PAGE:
We study the effect of contextual information obtained from a user’s digital trace on Web search performance. Contextual information is modeled using Dirichlet–Hawkes processes (DHP) and used in augmenting Web search queries. The context is captured by monitoring all naturally occurring user behavior using continuous 24/7 recordings of the screen and associating the context with the queries issued by the users. We report a field study in which 13 participants installed a screen recording and digital activity monitoring system on their laptops for 14 days, resulting in data on all Web search queries and the associated context data. A query augmentation (QAug) model was built to expand the original query with semantically related terms. The effects of context window and source were determined by training context models with temporally varying context windows and varying application sources. The context models were then utilized to re-rank the QAug model. We evaluate the context models by using the Web document rankings of the original query as a control condition compared against various experimental conditions: (1) a search context condition in which the context was sourced from search history; (2) a non-search context condition in which the context was sourced from all interactions excluding search history; (3) a comprehensive context condition in which the context was sourced from both search and non-search histories; and (4) an application-specific condition in which the context was sourced from interaction histories captured on a specific application type. Our results indicated that incorporating more contextual information significantly improved Web search rankings as measured by the positions of the documents on which users clicked in the search result pages. The effects and importance of different context windows and application sources, along with different query types are analyzed, and their impact on Web search performance is discussed.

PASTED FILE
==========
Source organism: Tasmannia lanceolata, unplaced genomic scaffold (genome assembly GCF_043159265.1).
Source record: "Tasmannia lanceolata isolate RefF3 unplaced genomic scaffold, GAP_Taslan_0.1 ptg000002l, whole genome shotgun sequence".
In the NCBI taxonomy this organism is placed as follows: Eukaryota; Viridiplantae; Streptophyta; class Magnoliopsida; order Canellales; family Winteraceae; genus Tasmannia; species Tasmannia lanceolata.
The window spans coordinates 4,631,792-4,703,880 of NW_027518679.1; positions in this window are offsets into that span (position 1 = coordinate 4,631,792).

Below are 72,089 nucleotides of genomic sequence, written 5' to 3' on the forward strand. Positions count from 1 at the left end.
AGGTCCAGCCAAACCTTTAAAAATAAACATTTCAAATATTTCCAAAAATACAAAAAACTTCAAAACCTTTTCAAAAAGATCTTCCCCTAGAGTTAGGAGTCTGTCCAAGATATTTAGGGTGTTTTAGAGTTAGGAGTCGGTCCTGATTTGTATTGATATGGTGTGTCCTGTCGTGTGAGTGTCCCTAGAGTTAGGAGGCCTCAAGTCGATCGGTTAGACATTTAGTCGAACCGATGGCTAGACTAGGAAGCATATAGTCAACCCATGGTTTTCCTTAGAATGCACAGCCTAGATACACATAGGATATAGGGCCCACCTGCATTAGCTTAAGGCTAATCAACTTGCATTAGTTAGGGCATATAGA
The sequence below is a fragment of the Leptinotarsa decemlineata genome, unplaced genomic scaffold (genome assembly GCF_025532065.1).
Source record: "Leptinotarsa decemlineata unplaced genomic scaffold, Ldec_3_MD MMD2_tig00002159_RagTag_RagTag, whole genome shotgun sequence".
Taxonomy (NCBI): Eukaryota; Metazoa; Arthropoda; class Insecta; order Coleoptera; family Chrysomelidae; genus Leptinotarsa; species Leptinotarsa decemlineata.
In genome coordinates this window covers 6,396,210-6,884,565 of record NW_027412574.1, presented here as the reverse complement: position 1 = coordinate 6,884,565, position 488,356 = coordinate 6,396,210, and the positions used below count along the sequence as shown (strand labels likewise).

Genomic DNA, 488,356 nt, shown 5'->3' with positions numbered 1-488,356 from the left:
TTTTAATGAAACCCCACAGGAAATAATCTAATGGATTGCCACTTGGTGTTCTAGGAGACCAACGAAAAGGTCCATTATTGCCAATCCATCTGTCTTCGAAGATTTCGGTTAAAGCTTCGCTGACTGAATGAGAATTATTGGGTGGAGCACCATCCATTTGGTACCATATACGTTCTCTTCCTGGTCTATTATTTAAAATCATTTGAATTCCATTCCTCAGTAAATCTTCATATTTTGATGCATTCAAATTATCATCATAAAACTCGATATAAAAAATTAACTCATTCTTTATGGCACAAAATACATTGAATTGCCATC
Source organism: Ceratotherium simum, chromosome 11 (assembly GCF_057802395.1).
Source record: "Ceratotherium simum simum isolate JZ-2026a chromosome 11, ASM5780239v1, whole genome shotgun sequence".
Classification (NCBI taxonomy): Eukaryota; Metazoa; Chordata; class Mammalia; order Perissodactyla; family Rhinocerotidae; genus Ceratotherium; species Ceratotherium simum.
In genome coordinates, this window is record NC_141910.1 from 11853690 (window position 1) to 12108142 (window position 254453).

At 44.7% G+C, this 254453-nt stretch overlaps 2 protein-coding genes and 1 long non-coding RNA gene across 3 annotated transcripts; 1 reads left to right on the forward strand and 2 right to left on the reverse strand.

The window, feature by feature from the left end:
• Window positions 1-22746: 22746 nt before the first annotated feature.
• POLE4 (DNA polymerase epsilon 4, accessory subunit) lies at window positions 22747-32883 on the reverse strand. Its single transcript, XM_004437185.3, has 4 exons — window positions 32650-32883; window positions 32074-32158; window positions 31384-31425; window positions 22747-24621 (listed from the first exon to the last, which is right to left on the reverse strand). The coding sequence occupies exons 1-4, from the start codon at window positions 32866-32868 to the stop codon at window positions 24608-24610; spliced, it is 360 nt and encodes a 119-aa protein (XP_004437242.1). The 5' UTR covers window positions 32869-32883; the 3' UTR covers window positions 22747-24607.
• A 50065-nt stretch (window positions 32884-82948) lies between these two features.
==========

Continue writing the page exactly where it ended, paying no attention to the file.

The solvent-assisted lipid bilayer (SALB) formation method provides a simple and efficient, microfluidic-based strategy to fabricate supported lipid bilayers (SLBs) with rich compositional diversity on a wide range of solid supports. While various studies have been performed to characterize SLBs formed using the SALB method, relatively limited work has been carried out to understand the underlying mechanisms of SALB formation under various experimental conditions. Through thermodynamic modeling, we studied the experimental parameters that affect the SALB formation process, including substrate surface properties, initial lipid concentration, and temperature. It was found that all the parameters are critically important to successfully form high-quality SLBs. The model also helps to identify the range of parameter space within which conformal, homogeneous SLBs can be fabricated, and provides mechanistic guidance to optimize experimental conditions for lipid membrane-related applications.